The Uinta Mountains are one of the few mountain ranges in North America that run east to west rather than north to south. Within the Uinta Mountains are about 2000 lakes, and some 900-1000 are full of trout. Along with the San Juans in Colorado, the Uintas have more contiguous area above timberline than any other area in the Continental United States. This is a beautiful area with many lakes, meadows, wildflowers, and some rugged peaks. Solitude is usually easy to come by once you leave the popular fishing holes behind.
The Uinta Mountains are very rugged in the northeast section. Beginning at Hayden Peak and east to Mount Lovenia, the Uintas are not unlike the Tetons or other ranges. East of Lovenia, the peaks are more gentle, with a few rugged peaks (ie Red Castle and Henrys Fork Peak) scattered about until you are as far east as the Henrys Fork/Kings Peak area. East of Kings Peak, the Uintas become very gentle and the peaks are very rounded with only a few scattered cliffs about.
Since the Uinta Mountains is a large range, and is so different from one part of the range to another, the range has been divided into four sub-sections as well. Here is a brief overview, but see the individual subsections as well:
Western Uintas/Lakes Roadless Area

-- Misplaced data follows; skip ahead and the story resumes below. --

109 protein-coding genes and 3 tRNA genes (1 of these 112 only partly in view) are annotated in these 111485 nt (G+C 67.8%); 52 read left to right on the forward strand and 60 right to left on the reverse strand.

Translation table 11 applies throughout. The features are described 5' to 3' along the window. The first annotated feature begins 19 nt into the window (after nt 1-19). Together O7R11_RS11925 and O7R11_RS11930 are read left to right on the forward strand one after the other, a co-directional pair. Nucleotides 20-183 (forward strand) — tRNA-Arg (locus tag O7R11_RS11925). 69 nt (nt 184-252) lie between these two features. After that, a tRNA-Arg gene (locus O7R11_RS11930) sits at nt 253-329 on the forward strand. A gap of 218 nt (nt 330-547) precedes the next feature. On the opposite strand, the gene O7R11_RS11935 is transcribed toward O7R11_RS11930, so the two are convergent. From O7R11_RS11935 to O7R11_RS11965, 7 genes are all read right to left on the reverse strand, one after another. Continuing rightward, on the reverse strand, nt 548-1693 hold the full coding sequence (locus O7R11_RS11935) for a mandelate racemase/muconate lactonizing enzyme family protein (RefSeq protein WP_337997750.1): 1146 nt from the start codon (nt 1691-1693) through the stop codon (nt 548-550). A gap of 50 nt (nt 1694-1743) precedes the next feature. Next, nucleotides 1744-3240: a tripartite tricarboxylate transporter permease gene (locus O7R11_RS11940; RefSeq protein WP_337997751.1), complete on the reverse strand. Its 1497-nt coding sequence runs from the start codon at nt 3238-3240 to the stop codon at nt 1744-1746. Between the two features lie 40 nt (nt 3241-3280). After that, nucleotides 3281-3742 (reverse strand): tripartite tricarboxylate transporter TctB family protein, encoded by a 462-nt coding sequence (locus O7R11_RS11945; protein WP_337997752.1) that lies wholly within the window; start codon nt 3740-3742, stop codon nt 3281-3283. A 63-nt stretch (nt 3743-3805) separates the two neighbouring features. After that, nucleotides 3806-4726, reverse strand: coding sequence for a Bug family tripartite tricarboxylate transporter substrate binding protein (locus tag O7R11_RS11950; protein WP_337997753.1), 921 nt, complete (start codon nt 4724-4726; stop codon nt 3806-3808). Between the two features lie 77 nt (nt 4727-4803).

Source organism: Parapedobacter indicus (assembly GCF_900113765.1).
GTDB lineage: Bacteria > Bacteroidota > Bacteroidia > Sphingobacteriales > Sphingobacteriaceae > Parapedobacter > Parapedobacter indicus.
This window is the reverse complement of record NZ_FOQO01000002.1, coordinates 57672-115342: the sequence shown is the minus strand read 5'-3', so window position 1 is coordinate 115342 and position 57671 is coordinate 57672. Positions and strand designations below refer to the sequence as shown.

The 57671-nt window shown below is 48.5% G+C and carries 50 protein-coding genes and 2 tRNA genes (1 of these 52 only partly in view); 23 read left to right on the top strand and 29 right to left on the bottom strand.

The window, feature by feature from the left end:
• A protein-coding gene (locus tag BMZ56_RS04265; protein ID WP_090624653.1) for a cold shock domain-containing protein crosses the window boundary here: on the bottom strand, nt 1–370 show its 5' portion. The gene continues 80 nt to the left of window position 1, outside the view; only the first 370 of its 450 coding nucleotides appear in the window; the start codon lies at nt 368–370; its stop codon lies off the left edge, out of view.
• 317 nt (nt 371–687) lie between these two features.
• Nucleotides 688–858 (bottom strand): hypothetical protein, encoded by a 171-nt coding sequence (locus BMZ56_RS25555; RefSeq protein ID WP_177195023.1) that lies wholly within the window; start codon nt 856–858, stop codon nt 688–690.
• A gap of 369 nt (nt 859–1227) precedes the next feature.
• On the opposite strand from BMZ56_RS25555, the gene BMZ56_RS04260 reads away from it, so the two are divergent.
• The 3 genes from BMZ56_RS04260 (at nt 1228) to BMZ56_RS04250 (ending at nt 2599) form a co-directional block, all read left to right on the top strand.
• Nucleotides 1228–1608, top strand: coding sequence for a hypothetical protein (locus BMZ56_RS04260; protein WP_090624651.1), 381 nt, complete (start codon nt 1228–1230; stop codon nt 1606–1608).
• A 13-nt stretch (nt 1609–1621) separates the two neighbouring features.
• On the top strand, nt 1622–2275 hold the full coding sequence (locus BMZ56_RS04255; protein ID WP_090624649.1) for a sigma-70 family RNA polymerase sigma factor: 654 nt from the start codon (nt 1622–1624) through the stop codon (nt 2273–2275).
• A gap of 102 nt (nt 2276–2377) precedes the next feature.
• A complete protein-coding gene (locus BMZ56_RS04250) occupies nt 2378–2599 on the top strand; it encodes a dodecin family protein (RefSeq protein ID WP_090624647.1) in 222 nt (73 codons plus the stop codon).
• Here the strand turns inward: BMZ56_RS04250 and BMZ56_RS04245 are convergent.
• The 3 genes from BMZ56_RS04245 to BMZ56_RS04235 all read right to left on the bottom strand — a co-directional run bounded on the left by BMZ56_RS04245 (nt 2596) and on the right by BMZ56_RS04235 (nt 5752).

Most of these peaks are day climbs, and the highest peak is Bald Mountain at 11,947 feet. Despite being lower than the other sections of the Uinta Mountains, this area receives some of the highest snowfalls in the range. Timberline is lower here than it is farther east, and is anywhere from 10,600 to 10,900 feet. Most peaks are class 2-3, and only Bald Mountain and Hoyt Peak have trails to their summits. Trails are well used along the Mirror Lake Highway (Highway 150), but many trails that are accessed from various roads besides this highway are not well used.
Bald Mountain is a very popular climb, and along with Kings Peak is the most popular climb in the Uinta Mountains. The other summits along the Mirror Lake Highway see a moderate number of ascents, but the other peaks are seldom climbed.
High Uintas Wilderness Area
This is where the highest peaks in the range are all located, and where you can find some really rugged peaks.
The High Uintas Wilderness Area is by far the largest wilderness area in Utah. It also contains the highest peaks in the Uinta Mountains, and in the state of Utah. Unlike the Western Uintas or High Bollies (Eastern Uintas), most of the routes to the peaks in the High Uintas Wilderness Area are too long for one day climbs, at least for us mortals. A few of the peaks are 40 miles round trip from the nearest road, and only the far western end of the wilderness has any peaks that are normally climbed in one day. The High Uintas Wilderness Area contains all of the 13,000 foot peaks in Utah, and more than half of the 12,000 foot peaks in Utah. The highest peak in the wilderness area is Kings Peak at 13,528 feet, and which is also the highest peak in Utah. Timberline is around 11,000 feet.
Usage is a mixed bag as many areas are crowded and receive heavy use (such as Naturalist Basin, Henrys Fork, Smith Fork, etc), but some other areas are seldom visited and trails are fading away. Some entire basins are usually empty even on summer holiday weekends, while other areas may have full parking lots, and a line of hikers.